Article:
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I want to made a migration, referencing another table. Usually, I would do something like:

add_column :post, :user, :references

OK, this will create a column named user_id in posts table, right?

But, if, instead of user_id, I want something like author_id? How can I do that?

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up vote 21 down vote accepted

Do it manually:

add_column :post, :author_id, :integer

but now, when you create the belongs_to statement, you will have to modify it, so now you have to call

def post
    belongs_to :user, :foreign_key => 'author_id'
end
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Don't I have to add any index? – caarlos0 Dec 4 '12 at 1:33
1  
Yes, you'll need to create an index in the migration. – Tom Harrison Jr Dec 4 '12 at 1:36
    
Rails cheats - it doesn't really use indexes by default. Now if you want indexes (which are a great idea - despite the fact that rails will completely ignore them), than you can certainly add them. You will want to check out the guide I link for more info on migrations in general, and you may even end up putting calling SQL code directly in your migration. I would say ignore it, as it isn't a normal part of rails, you will get 0 performance out of it, as rails' default generated SQL queries take no advantage of it. link – mschultz Dec 4 '12 at 1:39
    
hmm understood. Thank you very much! – caarlos0 Dec 4 '12 at 1:57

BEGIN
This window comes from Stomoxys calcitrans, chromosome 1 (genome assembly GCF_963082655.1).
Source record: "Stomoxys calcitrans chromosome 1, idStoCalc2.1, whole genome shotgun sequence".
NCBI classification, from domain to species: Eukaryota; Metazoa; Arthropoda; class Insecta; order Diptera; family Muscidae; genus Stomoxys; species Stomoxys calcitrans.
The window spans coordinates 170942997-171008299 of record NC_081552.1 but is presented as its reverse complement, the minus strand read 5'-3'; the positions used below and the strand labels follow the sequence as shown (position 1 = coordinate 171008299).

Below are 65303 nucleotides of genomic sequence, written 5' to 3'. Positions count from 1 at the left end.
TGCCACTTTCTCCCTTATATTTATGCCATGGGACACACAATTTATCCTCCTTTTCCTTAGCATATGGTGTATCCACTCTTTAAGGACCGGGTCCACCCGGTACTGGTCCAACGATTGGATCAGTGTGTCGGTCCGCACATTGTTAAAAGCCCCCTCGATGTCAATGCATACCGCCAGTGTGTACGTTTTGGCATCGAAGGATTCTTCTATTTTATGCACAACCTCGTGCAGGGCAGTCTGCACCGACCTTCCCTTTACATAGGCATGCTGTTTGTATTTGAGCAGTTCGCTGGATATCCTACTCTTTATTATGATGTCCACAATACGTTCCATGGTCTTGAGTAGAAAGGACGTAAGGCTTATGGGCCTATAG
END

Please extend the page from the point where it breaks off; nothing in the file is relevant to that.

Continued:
using schema_plus gem, t.references :category, index: true, foreign_key: true, references: :match_categories also worked for me in migration file. – consigliere Feb 27 at 22:17

In rails 4, when using postgresql and the schema_plus gem you can just write

add_reference :posts, :author, references: :users

This will create a column author_id, which correctly refers to users(id).

And in your model, you write

belongs_to :author, class_name: "User"
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25  
and if you are using create_table: t.references :author, references: :users – Michael Radionov Apr 6 '14 at 16:28
2  
Adding @MichaelRadionov's comment to your answer would make it perfect. – toxaq Apr 11 '15 at 23:35
    
I've been looking at the Rails 4.1 source, and I can't find any evidence that :references actually does anything. – jes5199 Nov 8 '15 at 5:57
1  
Yes you are right, I have been using the schema_plus gem for ages, and it is actually adding that functionality. I edited my answer accordingly. – nathanvda Jan 27 at 15:02

In Rails 4.2+ you can also set foreign keys in the db as well, which is a great idea.

For simple associations this can be done also on t.references adding foreign_key: true, but in this case you'll need two lines.

# The migration
add_reference :posts, :author, references: :users, index: true
add_foreign_key :posts, :users, column: :author_id

# The model
belongs_to :author, class_name: "User"
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2  
This should be the accepted answer. – bonh Feb 17 at 16:54
    
Thanks, but the question is tagged Rails3, I'm happy to just help out – ecoologic Feb 17 at 23:27
2  
Ooh, I didn't notice that. Well, it's been very helpful to.me. :) – bonh Feb 18 at 1:18
    
Glad to hear that (; – ecoologic Feb 18 at 4:33
1  
@ecoologic, just one thing you might want to add, add_foreign_key is only rails 4.2+. ;) – Dan Williams May 13 at 14:57

If you aren't using a foreign key, then it doesn't matter what the actual table name of the other table is.

add_reference :posts, :author

As of Rails 5, if you're using a foreign key, you can specify the name of the other table in the foreign key options. (see https://github.com/rails/rails/issues/21563 for discussion)

add_reference :posts, :author, foreign_key: {to_table: :user}

Prior to Rails 5, you should add the foreign key as a separate step:

add_foreign_key :posts, :users, column: :author_id

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1  
to_table is the pluralized form: {to_table: :users} – hoffmanc Feb 11 at 17:49

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